Thursday, September 02, 2010

Are you smarter than an economist?

Supposedly almost 80% of 200 economists surveyed at their annual meetings got this multiple choice question wrong:

"You won a free ticket to see an Eric Clapton concert (which has no resale value). Bob Dylan is performing on the same night and is your next-best alternative activity. Tickets to see Dylan cost $40. On any given day, you would be willing to pay up to $50 to see Dylan. Assume there are no other costs of seeing either performer. Based on this information, what is the opportunity cost of seeing Eric?"

Is the answer $0, $10, $40, or $50?

No googling this, people. Give me your thoughts in the comments.

18 comments:

Kindred Winecoff said...

Am I missing something (I'm not an economist, tho I sometimes play one on blogs), or is this simple? The opportunity cost of an action is the foregone benefit by choosing another action. In this case it is:

$50 (value of Dylan) - $40 (cost of Dylan) = $10 (consumer surplus)

You should go to Clapton only if its value to you is at least $10. Otherwise, buy the Dylan ticket and don't look back.

PeeDub said...

I agree.

Angus said...

"don't look back" LOL, I like it.

HBanan said...

$10. Also, since you asked for "my thoughts" I will also add that my first thoughts were: this is hard, I don't understand, and you are mean. I took Econ in high school and got my worst grade in that.

I would give the Eric Clapton ticket away and go to see Dylan. I don't even know what Eric Clapton has sung, and Dylan tickets at $40 are a great deal. I might pay up to $20 to see a strange singer IF my friends are also going and invited me, but if it's just me by myself then I would not pay more than $5, the student price for the Duke University Performances.

David said...

When they say the ticket to see Dylan "cost $40," do they mean that the "price" is $40.

If $40 wasn't an answer, I'd choose $10, which is wrong because the answer is $40. If they mean the "price" of a Dylan ticket is $40, then the answer is $10.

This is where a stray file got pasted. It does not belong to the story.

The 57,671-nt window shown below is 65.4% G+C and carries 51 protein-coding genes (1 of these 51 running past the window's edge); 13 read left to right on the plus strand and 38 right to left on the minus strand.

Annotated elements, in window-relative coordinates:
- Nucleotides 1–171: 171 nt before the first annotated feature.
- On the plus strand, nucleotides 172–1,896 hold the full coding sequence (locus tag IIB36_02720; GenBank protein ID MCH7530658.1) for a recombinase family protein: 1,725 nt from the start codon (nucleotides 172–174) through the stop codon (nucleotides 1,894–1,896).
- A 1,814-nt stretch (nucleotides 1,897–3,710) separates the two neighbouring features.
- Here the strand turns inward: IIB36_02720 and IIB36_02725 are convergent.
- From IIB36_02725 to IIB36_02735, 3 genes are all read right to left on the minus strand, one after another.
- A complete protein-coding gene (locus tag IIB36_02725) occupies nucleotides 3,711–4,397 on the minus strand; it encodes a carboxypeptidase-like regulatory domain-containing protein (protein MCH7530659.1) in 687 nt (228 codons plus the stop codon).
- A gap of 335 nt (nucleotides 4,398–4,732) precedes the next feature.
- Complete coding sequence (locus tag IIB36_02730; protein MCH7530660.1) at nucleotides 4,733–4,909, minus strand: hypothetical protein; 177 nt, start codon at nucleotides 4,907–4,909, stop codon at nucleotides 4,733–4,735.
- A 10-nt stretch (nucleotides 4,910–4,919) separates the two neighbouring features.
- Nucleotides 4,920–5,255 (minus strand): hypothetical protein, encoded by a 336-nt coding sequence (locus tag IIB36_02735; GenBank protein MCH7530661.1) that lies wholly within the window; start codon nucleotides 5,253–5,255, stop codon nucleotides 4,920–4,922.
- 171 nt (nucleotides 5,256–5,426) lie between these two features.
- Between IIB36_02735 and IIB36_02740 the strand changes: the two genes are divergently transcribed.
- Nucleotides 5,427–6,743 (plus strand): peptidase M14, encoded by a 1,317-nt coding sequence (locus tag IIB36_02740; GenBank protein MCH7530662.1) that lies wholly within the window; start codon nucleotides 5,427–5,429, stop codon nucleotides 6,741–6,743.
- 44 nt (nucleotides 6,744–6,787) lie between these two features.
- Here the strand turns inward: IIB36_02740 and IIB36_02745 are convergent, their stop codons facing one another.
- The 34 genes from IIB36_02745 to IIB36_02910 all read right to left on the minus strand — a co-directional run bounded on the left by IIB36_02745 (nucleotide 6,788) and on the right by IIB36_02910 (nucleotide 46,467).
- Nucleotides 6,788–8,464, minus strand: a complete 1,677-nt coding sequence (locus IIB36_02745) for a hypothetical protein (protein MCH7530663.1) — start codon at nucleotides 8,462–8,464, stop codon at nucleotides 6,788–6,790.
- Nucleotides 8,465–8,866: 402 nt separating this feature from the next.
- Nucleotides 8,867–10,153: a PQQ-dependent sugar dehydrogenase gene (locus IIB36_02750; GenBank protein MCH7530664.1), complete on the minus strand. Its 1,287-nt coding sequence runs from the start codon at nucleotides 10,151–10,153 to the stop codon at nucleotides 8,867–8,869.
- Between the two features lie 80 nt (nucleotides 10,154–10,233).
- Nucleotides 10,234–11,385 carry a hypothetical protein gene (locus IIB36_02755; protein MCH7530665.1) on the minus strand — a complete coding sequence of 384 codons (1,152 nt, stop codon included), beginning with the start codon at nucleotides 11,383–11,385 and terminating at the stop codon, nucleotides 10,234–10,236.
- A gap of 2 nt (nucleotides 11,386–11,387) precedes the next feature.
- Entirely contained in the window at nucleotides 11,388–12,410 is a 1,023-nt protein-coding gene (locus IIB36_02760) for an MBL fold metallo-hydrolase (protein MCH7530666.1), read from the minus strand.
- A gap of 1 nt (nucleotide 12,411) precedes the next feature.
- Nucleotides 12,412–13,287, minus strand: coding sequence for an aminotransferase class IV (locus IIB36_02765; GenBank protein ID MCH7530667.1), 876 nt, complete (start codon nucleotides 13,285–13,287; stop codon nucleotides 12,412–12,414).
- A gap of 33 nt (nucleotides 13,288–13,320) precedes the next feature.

Norman said...

I agree with Kindred Winecoff's assessment.

It says that "tickets to see Dylan" cost $40, not "seeing Dylan" costs $40. To get the ticket you have to give up $40, but to go see Dylan you also have to give up the other concert. So the ambiguity David suggests isn't a problem.

If you would normally be willing to pay more than $10 to see Clapton, Then you are better off using the free tickets than buying Dylan tickets and going to that concert. If Clapton isn't worth $10, Go to Dylan.

Michael said...

$50. Enjoying a consumer surplus does not galvanize the selling price.

Kindred Winecoff said...

Michael -

I value a Pepsi at $1. I value a Ferrari at $100. By your rationale, I should spend all my money on Ferraris, regardless of how much they cost.

Of course benefits must be net of costs.

The Spivonomist said...

80% I call shenanigans on that figure. If Cost and Choice isn't canon, it should be, and even if it shouldn't be, even my ESL bride was able to get through it during a longish bath.

I don't know what fraction of KPC readers are economists (or wannabees), but the answer is so blatantly obvious that if I were to give it, I'd consider it a spoiler, so I'll follow the SMM and keep my yap shut.

Jeez. It's almost like you'd think economists were more concerned with... I dunno... math or something than with economics.

Angus, my man... you gonna make it back to GMU sometime this year for a wee visit or what?

Chris said...

I'm with Tyler on this one. I said $50 as well, for the same reason. I've always thought of opportunity cost as a gross value.